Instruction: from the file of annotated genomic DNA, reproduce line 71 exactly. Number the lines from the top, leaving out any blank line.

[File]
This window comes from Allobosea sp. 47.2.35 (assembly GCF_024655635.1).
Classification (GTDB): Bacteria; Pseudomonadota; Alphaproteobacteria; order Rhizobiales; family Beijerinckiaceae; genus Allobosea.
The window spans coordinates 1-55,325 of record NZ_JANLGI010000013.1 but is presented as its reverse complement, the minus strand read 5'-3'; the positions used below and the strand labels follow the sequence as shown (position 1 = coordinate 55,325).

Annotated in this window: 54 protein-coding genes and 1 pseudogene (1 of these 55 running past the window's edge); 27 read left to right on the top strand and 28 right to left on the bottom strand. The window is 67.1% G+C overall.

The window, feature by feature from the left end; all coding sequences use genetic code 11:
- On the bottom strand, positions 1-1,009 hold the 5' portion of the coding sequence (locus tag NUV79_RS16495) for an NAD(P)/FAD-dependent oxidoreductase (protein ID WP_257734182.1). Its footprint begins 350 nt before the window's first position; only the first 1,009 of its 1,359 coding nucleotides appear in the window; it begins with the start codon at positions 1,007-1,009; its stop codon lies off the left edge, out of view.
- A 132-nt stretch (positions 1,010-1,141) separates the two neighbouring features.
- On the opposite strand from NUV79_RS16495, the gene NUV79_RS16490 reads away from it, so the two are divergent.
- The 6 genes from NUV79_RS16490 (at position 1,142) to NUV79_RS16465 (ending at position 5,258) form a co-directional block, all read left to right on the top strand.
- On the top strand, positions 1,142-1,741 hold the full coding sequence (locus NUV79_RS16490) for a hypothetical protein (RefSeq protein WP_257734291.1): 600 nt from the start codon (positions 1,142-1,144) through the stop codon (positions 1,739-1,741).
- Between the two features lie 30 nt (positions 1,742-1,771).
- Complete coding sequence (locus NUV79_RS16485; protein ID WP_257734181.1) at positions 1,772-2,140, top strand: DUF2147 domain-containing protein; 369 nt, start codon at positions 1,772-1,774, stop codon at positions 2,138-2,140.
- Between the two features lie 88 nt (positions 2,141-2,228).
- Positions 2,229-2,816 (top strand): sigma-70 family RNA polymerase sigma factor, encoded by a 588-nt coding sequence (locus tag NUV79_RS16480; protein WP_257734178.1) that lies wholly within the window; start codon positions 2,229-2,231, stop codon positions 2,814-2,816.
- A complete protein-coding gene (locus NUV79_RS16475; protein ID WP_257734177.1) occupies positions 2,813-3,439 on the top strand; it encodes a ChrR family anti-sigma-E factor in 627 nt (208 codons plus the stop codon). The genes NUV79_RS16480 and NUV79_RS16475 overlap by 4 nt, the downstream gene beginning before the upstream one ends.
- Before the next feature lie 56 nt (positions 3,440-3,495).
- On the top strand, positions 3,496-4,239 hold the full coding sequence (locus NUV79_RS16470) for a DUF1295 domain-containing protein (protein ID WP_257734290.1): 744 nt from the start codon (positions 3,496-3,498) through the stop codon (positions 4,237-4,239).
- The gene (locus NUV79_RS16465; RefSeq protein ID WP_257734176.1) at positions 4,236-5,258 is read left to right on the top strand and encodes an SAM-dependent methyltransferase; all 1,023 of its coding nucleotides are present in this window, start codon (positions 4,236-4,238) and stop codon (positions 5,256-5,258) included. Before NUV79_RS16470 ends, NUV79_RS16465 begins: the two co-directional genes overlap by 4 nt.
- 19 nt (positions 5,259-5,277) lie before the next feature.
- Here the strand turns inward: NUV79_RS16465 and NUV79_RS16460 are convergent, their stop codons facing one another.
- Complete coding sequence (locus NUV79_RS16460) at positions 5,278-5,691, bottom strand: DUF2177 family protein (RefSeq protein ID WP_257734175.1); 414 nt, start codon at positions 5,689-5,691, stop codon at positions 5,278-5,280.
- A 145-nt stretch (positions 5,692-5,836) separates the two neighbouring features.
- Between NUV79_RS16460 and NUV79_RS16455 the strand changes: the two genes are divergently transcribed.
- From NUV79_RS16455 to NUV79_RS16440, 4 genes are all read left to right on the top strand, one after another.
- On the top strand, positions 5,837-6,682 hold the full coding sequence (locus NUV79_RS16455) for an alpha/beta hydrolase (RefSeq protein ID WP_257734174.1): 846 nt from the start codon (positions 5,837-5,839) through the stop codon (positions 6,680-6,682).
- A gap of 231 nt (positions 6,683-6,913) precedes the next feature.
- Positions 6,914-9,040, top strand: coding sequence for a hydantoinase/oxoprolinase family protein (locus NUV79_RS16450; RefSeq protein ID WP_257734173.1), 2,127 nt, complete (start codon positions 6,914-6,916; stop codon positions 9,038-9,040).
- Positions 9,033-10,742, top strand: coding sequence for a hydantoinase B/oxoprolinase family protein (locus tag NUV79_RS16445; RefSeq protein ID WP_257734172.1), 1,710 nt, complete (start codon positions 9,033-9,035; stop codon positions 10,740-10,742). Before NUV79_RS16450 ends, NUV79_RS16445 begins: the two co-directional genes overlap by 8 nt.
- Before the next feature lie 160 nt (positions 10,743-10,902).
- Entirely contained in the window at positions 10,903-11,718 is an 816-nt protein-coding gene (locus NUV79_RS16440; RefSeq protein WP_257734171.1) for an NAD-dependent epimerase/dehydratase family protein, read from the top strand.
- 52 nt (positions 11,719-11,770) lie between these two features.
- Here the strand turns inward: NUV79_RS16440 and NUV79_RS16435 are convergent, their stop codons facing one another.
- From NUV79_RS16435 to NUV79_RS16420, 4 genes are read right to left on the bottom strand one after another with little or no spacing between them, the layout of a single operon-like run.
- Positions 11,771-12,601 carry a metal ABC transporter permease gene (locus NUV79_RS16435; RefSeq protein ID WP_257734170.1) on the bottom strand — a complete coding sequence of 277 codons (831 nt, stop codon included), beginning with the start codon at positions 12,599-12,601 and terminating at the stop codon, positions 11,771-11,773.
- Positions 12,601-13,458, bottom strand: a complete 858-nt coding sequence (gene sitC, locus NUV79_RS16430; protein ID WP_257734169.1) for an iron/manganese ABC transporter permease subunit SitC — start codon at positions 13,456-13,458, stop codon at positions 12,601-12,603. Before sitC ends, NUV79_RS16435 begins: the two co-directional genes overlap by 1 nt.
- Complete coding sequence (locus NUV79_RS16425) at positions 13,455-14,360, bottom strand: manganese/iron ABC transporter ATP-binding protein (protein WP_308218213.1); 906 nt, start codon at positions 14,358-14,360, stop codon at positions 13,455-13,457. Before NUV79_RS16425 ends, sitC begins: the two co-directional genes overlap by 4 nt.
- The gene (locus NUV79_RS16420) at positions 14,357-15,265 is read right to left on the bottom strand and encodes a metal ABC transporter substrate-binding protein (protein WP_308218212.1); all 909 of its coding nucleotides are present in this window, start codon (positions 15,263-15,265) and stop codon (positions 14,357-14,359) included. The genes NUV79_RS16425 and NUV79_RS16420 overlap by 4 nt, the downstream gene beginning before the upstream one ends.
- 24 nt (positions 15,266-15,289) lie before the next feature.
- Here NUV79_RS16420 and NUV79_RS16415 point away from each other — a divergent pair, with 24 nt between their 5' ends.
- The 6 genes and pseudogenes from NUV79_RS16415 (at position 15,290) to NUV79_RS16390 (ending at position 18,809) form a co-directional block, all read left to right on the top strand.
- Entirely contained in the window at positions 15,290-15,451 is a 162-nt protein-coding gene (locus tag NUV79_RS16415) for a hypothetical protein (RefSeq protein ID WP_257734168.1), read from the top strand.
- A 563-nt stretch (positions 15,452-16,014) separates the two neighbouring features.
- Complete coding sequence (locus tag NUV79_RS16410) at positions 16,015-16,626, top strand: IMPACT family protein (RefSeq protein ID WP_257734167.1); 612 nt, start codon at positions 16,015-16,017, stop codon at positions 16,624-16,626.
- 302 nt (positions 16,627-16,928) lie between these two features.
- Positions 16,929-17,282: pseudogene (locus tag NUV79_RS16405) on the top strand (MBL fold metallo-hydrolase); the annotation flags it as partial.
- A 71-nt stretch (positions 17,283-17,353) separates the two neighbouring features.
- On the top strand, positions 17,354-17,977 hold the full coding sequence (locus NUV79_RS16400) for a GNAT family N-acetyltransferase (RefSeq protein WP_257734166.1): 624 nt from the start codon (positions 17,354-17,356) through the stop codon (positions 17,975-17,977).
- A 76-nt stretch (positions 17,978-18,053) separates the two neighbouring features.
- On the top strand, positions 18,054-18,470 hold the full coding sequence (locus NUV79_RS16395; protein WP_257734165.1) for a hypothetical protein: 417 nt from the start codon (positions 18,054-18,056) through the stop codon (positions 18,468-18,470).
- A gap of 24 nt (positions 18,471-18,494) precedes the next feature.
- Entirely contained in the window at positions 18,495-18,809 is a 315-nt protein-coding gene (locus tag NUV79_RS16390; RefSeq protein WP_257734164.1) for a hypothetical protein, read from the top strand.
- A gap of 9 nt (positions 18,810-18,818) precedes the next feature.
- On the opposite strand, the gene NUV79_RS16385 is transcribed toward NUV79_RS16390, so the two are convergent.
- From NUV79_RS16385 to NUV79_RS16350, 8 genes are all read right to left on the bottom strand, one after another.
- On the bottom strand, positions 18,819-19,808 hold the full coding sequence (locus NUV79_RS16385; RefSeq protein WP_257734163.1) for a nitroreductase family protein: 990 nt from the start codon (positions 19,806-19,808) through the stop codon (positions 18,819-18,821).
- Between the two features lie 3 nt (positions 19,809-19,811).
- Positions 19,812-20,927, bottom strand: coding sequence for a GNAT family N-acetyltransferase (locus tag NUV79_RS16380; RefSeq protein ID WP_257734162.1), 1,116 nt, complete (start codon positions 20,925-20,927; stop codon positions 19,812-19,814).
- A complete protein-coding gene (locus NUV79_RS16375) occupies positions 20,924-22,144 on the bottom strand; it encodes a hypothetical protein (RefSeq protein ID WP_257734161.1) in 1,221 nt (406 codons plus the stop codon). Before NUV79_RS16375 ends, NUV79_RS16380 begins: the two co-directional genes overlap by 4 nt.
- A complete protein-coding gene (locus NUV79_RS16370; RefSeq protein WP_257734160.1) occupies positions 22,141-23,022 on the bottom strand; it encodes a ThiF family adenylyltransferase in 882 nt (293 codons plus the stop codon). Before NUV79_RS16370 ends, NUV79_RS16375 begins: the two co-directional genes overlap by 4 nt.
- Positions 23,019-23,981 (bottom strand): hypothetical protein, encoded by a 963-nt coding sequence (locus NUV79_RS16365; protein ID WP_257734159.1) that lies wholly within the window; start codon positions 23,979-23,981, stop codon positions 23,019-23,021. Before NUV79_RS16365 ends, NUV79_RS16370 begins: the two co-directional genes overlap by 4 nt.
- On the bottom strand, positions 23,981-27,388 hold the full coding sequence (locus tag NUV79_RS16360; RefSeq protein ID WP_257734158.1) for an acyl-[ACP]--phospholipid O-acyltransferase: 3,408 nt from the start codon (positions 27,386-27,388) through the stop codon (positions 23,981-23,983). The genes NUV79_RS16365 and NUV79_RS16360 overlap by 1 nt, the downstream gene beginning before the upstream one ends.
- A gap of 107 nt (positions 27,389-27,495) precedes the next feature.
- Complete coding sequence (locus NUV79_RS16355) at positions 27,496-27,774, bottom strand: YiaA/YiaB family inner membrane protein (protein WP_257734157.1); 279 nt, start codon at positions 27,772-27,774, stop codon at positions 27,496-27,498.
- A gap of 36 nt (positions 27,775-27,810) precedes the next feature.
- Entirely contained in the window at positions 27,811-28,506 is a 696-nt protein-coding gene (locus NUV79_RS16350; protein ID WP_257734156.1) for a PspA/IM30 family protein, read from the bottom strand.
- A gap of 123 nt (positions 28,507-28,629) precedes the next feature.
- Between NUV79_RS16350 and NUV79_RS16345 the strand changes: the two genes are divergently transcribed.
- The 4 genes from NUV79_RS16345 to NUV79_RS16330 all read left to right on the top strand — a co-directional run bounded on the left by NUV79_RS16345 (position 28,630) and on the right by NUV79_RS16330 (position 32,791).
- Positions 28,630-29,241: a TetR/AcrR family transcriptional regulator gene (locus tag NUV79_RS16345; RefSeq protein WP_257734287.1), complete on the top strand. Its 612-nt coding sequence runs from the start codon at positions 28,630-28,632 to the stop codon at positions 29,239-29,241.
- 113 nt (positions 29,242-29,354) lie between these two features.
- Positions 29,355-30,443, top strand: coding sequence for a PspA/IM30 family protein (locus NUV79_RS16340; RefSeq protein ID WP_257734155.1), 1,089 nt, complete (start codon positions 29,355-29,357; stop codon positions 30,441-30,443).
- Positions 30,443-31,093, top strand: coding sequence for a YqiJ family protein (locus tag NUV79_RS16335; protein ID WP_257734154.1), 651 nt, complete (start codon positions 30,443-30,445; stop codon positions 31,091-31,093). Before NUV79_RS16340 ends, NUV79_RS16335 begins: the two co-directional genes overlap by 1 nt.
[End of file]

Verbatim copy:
- Positions 29,355-30,443, top strand: coding sequence for a PspA/IM30 family protein (locus NUV79_RS16340; RefSeq protein ID WP_257734155.1), 1,089 nt, complete (start codon positions 29,355-29,357; stop codon positions 30,441-30,443).